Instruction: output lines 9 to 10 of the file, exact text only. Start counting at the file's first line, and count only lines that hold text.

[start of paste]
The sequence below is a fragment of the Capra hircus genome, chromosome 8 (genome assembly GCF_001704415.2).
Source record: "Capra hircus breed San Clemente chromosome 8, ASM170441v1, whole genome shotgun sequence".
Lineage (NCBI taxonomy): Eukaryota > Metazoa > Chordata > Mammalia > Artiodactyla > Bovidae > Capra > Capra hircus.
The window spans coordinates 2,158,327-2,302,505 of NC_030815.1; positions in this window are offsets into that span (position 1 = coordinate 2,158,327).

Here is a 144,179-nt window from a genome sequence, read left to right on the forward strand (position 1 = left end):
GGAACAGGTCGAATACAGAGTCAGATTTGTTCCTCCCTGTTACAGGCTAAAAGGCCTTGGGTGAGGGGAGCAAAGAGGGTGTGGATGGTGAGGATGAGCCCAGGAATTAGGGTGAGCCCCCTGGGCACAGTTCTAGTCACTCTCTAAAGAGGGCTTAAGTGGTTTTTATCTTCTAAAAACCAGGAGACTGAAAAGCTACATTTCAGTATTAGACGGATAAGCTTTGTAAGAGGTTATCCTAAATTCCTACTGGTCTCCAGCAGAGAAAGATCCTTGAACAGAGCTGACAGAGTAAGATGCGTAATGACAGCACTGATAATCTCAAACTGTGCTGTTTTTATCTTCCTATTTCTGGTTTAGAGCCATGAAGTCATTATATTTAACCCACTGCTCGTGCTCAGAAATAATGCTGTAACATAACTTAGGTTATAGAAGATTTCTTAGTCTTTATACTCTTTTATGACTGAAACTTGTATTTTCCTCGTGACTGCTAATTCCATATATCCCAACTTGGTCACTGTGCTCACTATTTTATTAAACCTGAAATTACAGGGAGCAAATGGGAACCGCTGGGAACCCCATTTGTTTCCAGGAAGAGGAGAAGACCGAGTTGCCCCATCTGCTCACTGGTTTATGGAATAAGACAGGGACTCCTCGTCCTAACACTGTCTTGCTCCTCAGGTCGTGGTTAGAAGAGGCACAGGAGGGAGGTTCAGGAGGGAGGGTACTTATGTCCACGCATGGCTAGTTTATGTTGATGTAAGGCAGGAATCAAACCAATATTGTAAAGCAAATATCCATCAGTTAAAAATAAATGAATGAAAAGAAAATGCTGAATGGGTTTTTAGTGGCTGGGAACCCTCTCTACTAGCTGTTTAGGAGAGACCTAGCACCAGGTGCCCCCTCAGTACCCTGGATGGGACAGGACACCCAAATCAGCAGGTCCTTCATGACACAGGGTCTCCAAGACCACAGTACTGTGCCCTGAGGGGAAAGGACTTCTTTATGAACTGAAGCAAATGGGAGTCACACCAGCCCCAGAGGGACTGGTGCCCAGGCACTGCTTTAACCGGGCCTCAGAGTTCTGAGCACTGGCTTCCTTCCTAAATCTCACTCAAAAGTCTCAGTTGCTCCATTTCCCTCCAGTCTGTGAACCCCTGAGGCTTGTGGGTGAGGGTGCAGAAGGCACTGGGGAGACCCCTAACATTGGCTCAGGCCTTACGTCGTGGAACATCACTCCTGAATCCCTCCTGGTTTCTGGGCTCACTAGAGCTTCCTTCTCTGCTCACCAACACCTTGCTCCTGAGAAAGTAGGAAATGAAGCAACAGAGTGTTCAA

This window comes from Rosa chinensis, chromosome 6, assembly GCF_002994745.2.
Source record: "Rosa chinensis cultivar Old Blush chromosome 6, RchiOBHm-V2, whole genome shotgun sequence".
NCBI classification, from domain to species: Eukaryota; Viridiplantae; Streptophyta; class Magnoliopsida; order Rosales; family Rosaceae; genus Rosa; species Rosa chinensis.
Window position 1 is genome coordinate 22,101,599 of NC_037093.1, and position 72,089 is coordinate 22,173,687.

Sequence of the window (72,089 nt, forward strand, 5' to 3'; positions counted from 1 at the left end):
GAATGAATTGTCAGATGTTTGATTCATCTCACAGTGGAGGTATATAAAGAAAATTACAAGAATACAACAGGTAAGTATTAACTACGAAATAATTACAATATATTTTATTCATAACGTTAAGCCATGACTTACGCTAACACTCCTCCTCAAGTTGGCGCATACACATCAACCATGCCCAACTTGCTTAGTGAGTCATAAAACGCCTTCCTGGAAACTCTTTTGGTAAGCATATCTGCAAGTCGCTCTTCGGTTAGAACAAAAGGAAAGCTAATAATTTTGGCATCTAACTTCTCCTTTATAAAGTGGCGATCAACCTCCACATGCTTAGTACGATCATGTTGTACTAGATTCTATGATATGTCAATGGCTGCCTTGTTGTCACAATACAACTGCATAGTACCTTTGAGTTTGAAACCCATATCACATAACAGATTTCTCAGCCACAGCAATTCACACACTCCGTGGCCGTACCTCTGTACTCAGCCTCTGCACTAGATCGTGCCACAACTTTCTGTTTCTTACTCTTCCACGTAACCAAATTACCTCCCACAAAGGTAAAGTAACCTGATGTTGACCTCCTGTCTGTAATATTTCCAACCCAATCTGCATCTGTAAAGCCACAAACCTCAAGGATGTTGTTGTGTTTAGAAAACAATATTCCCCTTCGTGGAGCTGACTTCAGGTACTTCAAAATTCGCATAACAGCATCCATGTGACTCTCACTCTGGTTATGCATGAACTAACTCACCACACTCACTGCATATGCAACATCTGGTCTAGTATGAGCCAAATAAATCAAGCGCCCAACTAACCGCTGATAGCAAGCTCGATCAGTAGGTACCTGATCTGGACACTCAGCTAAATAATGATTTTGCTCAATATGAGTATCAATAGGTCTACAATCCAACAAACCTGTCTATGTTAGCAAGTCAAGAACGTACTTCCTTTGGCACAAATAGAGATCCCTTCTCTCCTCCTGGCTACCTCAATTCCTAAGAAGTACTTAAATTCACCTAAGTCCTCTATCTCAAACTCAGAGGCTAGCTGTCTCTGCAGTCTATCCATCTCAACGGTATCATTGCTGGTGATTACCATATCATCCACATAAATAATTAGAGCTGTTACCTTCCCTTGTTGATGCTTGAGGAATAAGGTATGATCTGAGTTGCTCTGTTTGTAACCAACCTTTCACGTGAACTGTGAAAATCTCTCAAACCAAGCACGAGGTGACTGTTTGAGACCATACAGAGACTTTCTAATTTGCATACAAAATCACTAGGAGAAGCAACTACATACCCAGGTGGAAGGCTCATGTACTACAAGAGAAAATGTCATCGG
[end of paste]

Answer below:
NCBI classification, from domain to species: Eukaryota; Viridiplantae; Streptophyta; class Magnoliopsida; order Rosales; family Rosaceae; genus Rosa; species Rosa chinensis.
Window position 1 is genome coordinate 22,101,599 of NC_037093.1, and position 72,089 is coordinate 22,173,687.